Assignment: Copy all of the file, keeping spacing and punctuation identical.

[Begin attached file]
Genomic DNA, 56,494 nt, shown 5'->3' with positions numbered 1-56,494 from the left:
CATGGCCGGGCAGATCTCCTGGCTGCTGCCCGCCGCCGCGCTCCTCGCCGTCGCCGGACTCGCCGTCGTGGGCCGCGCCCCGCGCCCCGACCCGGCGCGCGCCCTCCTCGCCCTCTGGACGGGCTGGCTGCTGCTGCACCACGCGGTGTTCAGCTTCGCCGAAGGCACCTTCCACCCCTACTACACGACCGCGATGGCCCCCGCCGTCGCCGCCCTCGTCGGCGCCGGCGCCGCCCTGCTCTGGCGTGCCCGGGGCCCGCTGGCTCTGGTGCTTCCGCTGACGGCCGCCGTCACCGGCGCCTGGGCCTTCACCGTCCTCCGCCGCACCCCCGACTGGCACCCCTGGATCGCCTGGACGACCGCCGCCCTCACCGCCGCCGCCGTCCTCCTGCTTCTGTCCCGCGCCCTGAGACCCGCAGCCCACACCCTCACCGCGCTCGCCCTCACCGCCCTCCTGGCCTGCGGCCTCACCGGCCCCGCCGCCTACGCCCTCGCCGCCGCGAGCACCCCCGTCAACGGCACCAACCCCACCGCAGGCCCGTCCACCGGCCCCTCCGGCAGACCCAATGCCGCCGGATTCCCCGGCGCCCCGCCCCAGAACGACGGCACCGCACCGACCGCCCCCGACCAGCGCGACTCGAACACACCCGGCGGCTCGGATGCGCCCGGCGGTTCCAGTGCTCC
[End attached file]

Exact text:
Genomic DNA, 56,494 nt, shown 5'->3' with positions numbered 1-56,494 from the left:
CATGGCCGGGCAGATCTCCTGGCTGCTGCCCGCCGCCGCGCTCCTCGCCGTCGCCGGACTCGCCGTCGTGGGCCGCGCCCCGCGCCCCGACCCGGCGCGCGCCCTCCTCGCCCTCTGGACGGGCTGGCTGCTGCTGCACCACGCGGTGTTCAGCTTCGCCGAAGGCACCTTCCACCCCTACTACACGACCGCGATGGCCCCCGCCGTCGCCGCCCTCGTCGGCGCCGGCGCCGCCCTGCTCTGGCGTGCCCGGGGCCCGCTGGCTCTGGTGCTTCCGCTGACGGCCGCCGTCACCGGCGCCTGGGCCTTCACCGTCCTCCGCCGCACCCCCGACTGGCACCCCTGGATCGCCTGGACGACCGCCGCCCTCACCGCCGCCGCCGTCCTCCTGCTTCTGTCCCGCGCCCTGAGACCCGCAGCCCACACCCTCACCGCGCTCGCCCTCACCGCCCTCCTGGCCTGCGGCCTCACCGGCCCCGCCGCCTACGCCCTCGCCGCCGCGAGCACCCCCGTCAACGGCACCAACCCCACCGCAGGCCCGTCCACCGGCCCCTCCGGCAGACCCAATGCCGCCGGATTCCCCGGCGCCCCGCCCCAGAACGACGGCACCGCACCGACCGCCCCCGACCAGCGCGACTCGAACACACCCGGCGGCTCGGATGCGCCCGGCGGTTCCAGTGCTCC